As the November 2022 election draws near, a few issues have emerged as the ones most likely to drive voters to the polls. At the top of the list, surprising no one who has read the news in the last year, are inflation and abortion. But voters also have their eyes on many other issues, including education, health care, and climate change.
Recent analysis by experts in Brookings’ Economic Studies program has unpacked the economics of these issues, focusing on practical policy solutions rather than politics. Below, read short summaries of the latest research on these important topics and follow the links to learn more.
- How does the government measure inflation?
- Bottom line: To calculate the Consumer Price Index (CPI), the most widely cited measure of inflation, the Bureau of Labor Statistics looks at the national costs of 80,000 items in a fixed basket of goods and services, explain Nasiha Salwati and David Wessel. In a June blog, they detail the applications of the CPI, along with Core CPI, PCE, and other important inflation measures.
- Learn more: Measuring the cost of housing, which accounts for about a third of the CPI basket of goods, is especially difficult. See this explainer from Sophia Campbell and Wessel for a closer look.
- Inflation during the COVID era
- Bottom line: A recent Brookings Papers on Economic Activity study found that the Federal Reserve may have to push unemployment much higher than it originally projected in order to return inflation to its 2% target.
- Learn more: Listen to episode two of the Brookings Podcast on Economic Activity for an interview with Laurence Ball of Johns Hopkins University, one of the authors of the new study.
- Key Takeaways from recent CPI reports
- Bottom line: The last several months have seen one disappointing Consumer Price Index report after another, with hopes of seeing Federal Reserve interest rate hikes translating into slower inflation going unrealized. Brookings experts have convened on Twitter following each of the last four Bureau of Labor Statistics releases to break down the numbers.
- Learn more: Read four key takeaways on the September report.
- How a new EU-US trade agreement could reduce inflation
- Bottom line: A free trade agreement like the one pursued during the Obama administration would lower prices, write Sanjay Patnaik and James Kunhardt of the Center on Regulation and Markets, while at the same time mitigating a recession and strengthening democracy.
- Learn more: In a recent report, Patnaik and Kunhardt detail the benefits of such a plan and outline a path forward.
- What if the Fed’s battle on inflation triggers a recession?
- Bottom line: As concerns about recession were rising in April 2022, the Hutchins Center on Fiscal and Monetary Policy and the Hamilton Project published a book focused on lessons from the COVID-19 pandemic and how to prepare for the next economic downturn. In May, Wendy Edelberg and Mitchell Barnes of the Hamilton Project published an inflation-related update to that work, highlighting early evidence that service prices had overtaken goods prices as a key inflationary pressure and that wages were failing to keep up.
- Learn more: “Recession Remedies” looks at the various fiscal and monetary responses to the pandemic-induced recession and identifies which should be repeated to support workers and households in the next recession and which were pandemic-specific.
- Rising costs with limited choices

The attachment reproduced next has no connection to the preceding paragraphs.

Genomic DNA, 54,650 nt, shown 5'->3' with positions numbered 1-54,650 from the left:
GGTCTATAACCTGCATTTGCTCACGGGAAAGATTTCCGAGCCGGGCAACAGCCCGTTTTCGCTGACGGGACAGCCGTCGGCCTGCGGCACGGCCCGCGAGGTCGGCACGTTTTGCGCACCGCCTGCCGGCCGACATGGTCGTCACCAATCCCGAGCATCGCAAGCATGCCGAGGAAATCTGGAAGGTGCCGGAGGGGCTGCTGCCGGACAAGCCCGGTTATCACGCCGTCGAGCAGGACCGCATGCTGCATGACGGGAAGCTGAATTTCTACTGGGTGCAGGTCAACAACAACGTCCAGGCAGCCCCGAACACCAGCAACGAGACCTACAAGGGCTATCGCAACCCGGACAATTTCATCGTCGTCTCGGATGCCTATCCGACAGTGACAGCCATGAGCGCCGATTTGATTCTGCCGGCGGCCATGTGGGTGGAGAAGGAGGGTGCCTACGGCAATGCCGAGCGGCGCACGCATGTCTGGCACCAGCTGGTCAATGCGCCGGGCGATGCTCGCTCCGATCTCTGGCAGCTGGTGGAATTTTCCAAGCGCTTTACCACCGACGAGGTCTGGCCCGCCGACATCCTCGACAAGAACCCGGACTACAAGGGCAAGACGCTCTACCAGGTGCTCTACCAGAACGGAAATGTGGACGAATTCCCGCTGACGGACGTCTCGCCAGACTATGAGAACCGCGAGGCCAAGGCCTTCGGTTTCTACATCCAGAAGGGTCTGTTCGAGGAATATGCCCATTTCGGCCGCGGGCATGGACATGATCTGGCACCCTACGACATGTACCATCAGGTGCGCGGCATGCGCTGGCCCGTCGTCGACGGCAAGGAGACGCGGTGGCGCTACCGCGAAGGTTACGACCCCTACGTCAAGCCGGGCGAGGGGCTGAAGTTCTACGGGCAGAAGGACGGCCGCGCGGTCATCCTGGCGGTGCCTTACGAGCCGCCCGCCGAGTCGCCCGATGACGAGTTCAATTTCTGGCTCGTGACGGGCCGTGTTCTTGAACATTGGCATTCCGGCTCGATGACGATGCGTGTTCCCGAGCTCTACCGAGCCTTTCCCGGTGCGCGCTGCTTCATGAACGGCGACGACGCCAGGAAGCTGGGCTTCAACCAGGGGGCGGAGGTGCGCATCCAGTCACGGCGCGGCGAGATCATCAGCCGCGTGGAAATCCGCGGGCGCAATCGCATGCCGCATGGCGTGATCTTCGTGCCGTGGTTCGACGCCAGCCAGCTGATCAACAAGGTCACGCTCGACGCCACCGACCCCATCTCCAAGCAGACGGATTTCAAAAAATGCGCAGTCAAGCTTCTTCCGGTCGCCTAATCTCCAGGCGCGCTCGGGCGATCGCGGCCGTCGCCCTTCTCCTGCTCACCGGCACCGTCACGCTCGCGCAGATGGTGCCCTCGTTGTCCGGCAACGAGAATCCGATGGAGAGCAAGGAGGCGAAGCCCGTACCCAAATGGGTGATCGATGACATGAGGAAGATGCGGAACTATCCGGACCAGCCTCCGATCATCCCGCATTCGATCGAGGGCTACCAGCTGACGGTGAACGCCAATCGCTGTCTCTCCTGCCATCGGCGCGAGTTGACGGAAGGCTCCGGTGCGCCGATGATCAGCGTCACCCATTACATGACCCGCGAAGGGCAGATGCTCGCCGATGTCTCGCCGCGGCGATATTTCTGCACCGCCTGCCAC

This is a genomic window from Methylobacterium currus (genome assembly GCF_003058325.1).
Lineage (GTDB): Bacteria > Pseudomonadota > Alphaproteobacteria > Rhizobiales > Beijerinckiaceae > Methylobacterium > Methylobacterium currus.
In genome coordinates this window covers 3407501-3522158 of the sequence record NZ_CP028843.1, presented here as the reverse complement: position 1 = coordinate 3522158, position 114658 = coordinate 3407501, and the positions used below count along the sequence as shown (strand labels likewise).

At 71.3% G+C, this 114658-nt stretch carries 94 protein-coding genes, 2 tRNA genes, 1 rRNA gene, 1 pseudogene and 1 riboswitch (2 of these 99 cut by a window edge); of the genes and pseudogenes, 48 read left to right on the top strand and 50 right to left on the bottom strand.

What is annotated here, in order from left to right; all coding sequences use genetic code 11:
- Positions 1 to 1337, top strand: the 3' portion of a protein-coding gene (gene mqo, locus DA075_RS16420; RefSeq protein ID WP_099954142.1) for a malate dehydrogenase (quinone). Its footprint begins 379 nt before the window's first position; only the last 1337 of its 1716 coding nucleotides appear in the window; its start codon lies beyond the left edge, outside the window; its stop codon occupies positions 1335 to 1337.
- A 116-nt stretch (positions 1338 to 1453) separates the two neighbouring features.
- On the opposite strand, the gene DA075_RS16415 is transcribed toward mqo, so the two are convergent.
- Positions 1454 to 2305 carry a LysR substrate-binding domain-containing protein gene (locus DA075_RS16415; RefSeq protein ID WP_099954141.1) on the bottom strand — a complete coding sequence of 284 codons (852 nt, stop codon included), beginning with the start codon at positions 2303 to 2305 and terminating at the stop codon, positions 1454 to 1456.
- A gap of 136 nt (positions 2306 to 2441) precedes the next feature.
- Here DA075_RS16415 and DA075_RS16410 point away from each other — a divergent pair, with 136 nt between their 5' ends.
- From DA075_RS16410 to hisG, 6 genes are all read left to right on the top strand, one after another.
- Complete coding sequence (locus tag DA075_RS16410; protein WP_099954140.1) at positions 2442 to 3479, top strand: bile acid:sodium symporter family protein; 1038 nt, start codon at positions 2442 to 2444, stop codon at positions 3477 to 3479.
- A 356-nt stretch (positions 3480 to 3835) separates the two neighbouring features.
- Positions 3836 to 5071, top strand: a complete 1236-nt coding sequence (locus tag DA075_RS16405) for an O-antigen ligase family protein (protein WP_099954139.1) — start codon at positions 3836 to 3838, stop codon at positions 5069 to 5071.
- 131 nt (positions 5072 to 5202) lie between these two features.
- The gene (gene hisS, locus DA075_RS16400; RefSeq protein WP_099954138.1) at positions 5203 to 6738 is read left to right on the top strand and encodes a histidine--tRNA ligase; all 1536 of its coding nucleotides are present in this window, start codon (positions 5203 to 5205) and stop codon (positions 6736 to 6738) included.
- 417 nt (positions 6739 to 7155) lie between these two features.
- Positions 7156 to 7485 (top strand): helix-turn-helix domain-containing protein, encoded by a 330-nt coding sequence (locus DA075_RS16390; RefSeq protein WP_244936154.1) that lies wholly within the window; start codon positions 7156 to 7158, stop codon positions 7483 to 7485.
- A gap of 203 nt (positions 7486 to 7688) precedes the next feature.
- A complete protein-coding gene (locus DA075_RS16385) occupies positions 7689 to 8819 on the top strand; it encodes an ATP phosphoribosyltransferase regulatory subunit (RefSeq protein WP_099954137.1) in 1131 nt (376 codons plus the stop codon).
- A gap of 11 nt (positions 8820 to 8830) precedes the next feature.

- Bottom line: Just as inflation was picking up speed this summer, the Supreme Court voted to overturn Roe v. Wade, meaning that parents choices on when to have a child will be limited in many states. New calculations by Isabel Sawhill and Morgan Welch found that due to higher inflation, a middle-income married family with two children will now spend $26,011 more than previously estimated to raise a child.
- Learn more: In August, Sawhill, Welch, and Chris Miller explained the new calculation and highlighted reforms to help parents.
- The economics of abortion
- Bottom line: Prior to the overturning of Roe v. Wade, Caitlin Knowles Myers and Morgan Welch summarized an amicus brief to the Supreme Court of the United States on the economics of abortion restriction, which reviewed an extensive body of economic literature that shows how abortion access affects women’s education, earnings, careers, and the subsequent life outcomes for their children.
- States that would limit choice don’t provide as much support for kids
- Bottom line: Using national data on child well-being and state spending, Isabel Sawhill and Morgan Welch showed that states where abortion bans are likely or are already in effect tend to provide less funding for kids and have worse outcomes for children.
- Learn more: “The states where children are more likely to be born into the worst circumstances, and are receiving the least support after birth, also tend to be the ones that are restricting a women’s right to choose,” write Sawhill and Welch.
- Without Roe, women need more access to family planning services
- Bottom line: Many of the states expected to restrict abortion access also have high unplanned pregnancy rates and low contraceptive use. Research summarized by Morgan Welch and Ember Smith shows that access to family planning, whether it be contraception or abortion, has positive effects on women’s long-term outcomes by allowing them to determine whether, when, and under what circumstances to start or grow their families.
- Learn more: Welch and Smith highlight research on the impacts of abortion restrictions and policies that could help to mitigate them.
- Permitting reform could help enable the clean energy revolution
- Bottom Line: The federal permitting process for energy projects is complex, cumbersome, and slow, as Rayan Sud and Sanjay Patnaik document in their recent report explaining the process. Biden’s ambitious clean energy goals, which would require significant clean energy infrastructure investments, have created a renewed sense of urgency to those efforts, write Sud and Patnaik.
- Modeling can help policymakers prepare for a changing climate and a changing economy
- Bottom Line: To manage the uncertainty and complexity of a changing climate and its impacts, economists and climate researchers rely on complex models and scenarios. Roshen Fernando, Weifeng Liu, and Warwick McKibbin explain the different types of scenarios and key takeaways from recent scenario exercises.
- Learn More: “…to effectively use scenarios, policymakers need to understand how scenarios are developed and the strengths and weaknesses of the different modelling approaches,” they write in their latest report.
- Jobs for a post-carbon economy